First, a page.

Le Motel first came to our attention with the excellent Pollen, a collaboration track released with Yellowstraps, whose dreamy, slomo beats close to melancholic pop immediately got them noticed by early adopters like Lefto, 22tracks and blogs with an ear close to the ground. While his cohorts kept surfing on the same subtle vibe (and clocking up hit after hit because of it), he kept on surprising the more demanding listener out there with a stream of tracks that straddled every genre to create its own. With releases last year on labels based in Los Angeles, Montreal and Brussels, the young wunderkind is steadily working his way up the global beats scene hierarchy.

This interview was published in our latest issue, The Fourth Quarter edition, as part of an extended feature on Belgium’s emerging beat scene. The issue is available to order here.

Listen to the Exclusive Mix Le Motel made for us.


On finding his own sound.

I use samples, synth sounds and a lot of audio captured with my portable recorder. This gives me a more organic and personal sound. I record on the street, in my kitchen, … Earlier this year on a big trip I stayed in a jungle for a while where I recorded a lot of sounds which will help me a lot in my future projects which are rather ethnic.

Ethnic music has always intrigued me. I like to mix that with my electronic influences. I do a lot related to voodoo because I think there’s a link between that culture and electronic music. The DJ as master of ceremony getting everybody in a trance. Their rhythms are interesting and progressive and connect well with the way I make music. I already used to collect this sort of music before I started producing. On vinyl but also from the library. I try to explore different countries and cultures. People like Hugh Tracey who recorded pygmies in the ‘50s are a starting point from where I dig deeper. Some hip hop producers hunt for jazz samples, I do the same with ethnic music.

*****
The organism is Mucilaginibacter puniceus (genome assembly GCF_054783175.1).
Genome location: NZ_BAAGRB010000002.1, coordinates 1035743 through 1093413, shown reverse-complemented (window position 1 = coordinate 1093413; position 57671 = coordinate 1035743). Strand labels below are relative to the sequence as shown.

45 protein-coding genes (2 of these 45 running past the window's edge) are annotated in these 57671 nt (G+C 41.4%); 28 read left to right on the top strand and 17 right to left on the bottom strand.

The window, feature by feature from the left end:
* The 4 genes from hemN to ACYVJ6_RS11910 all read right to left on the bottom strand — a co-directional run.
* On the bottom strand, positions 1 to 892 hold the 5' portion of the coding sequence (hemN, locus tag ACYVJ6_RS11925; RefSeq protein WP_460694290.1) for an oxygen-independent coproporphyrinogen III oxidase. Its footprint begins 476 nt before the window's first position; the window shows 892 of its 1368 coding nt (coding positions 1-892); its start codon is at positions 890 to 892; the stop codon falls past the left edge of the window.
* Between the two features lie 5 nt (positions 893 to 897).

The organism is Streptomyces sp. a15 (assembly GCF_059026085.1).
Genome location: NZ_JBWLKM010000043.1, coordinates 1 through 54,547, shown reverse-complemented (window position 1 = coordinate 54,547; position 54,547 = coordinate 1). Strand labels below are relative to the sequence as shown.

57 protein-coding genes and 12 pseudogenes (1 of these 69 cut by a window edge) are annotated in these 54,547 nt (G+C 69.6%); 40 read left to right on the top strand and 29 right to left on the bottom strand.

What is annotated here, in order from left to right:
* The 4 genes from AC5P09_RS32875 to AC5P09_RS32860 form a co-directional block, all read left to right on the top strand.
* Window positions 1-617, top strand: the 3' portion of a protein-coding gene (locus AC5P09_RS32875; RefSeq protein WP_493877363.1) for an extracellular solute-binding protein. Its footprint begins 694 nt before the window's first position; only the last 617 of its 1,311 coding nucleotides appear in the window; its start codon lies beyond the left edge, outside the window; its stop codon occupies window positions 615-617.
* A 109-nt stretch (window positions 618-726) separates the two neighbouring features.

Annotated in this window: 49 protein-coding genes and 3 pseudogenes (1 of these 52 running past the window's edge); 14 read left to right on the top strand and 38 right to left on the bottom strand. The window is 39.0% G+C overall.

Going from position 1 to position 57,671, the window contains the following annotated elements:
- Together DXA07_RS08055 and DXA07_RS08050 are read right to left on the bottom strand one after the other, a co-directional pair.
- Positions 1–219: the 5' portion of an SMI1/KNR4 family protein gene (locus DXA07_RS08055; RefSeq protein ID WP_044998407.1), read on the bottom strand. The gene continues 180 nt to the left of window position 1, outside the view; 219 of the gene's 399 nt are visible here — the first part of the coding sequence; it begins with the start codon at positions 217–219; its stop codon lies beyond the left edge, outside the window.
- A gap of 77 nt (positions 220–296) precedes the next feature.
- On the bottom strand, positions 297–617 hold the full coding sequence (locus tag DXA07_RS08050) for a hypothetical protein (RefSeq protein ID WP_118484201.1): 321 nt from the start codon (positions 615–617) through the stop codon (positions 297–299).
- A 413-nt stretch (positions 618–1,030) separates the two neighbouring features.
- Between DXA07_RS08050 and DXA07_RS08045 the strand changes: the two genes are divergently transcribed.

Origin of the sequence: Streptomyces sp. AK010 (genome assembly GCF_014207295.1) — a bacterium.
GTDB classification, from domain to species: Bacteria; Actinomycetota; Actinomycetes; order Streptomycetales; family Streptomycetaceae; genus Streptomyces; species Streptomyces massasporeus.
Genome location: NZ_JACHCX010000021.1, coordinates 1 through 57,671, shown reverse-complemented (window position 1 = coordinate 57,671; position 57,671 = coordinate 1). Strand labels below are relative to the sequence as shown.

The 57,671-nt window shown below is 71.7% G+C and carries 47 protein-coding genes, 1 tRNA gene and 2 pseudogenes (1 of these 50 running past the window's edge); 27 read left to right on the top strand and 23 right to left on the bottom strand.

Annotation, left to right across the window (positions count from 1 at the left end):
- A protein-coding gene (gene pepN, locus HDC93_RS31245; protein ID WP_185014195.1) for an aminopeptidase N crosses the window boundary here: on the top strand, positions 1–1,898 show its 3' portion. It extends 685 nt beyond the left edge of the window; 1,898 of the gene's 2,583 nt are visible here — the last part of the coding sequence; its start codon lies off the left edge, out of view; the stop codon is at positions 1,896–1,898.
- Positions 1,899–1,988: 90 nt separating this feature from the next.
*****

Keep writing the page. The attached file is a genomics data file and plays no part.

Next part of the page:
When I make music I don’t start with a fixed idea. I change tempos all the time. I can start with a hip hop beat but end up with a footwork track. It goes in all directions, all kinds of bpm’s. With usually an ethnic thread running through it all. It would be difficult to restrict myself to one style.

On performing live.

I do a hybrid between a live gig and a DJ-set. Mainly my tracks, electronic music with ethnic influences, mixed with pure ethnic sounds that fit well. Old stuff that is sometimes almost like pure footwork. I use both my laptop as well as records. Sometimes with forest or bird sounds.


On artwork.

Visuals are an integral part of my music. I’m a graphic designer. I wish it would be more coherent than it is now. I’ve got a voodoo-based project almost ready for which I would like to design the cover myself and create a screen-printed booklet to go with it. As an entity. Even if it doesn’t get released. Because voodoo is as interesting visually as it is rhythmically.

On the internet.

I don’t think it’s necessary. I didn’t have a Facebook account until the label asked me to. I’m not on Twitter. I waste enough time as it is. I’ve learned to appreciate `soundcloud. It’s the best way to share my music. I make music for myself first and foremost. It makes me feel good when I learn, make progression, but it’s nice to get heard, to get feedback and, most of all, to connect with other producers. I wouldn’t have been able to get in touch with someone like Italian producer Clap! Clap! who’s music I adore and who has been listening to what I put online for a while now. It would probably not have happened without Soundcloud. It makes crossing borders easier. My release on TAR records, out of Los Angeles, took only a few mails to get done. But I try not to spend too much time on the net. It’s useful but not indispensable.

On the future.

I’m interested in working with others. Which is something different as Le Motel solo. Making music with Yellowstraps is a very interesting experience. There is an EP planned with what we’ve already done but also with more electronic sounds. A new direction. I’m working on something with Romeo Elvis, one of the MC’s of L’Or Du Commun, something completely different to my usual stuff. Collaborations force you to adapt, to make something together.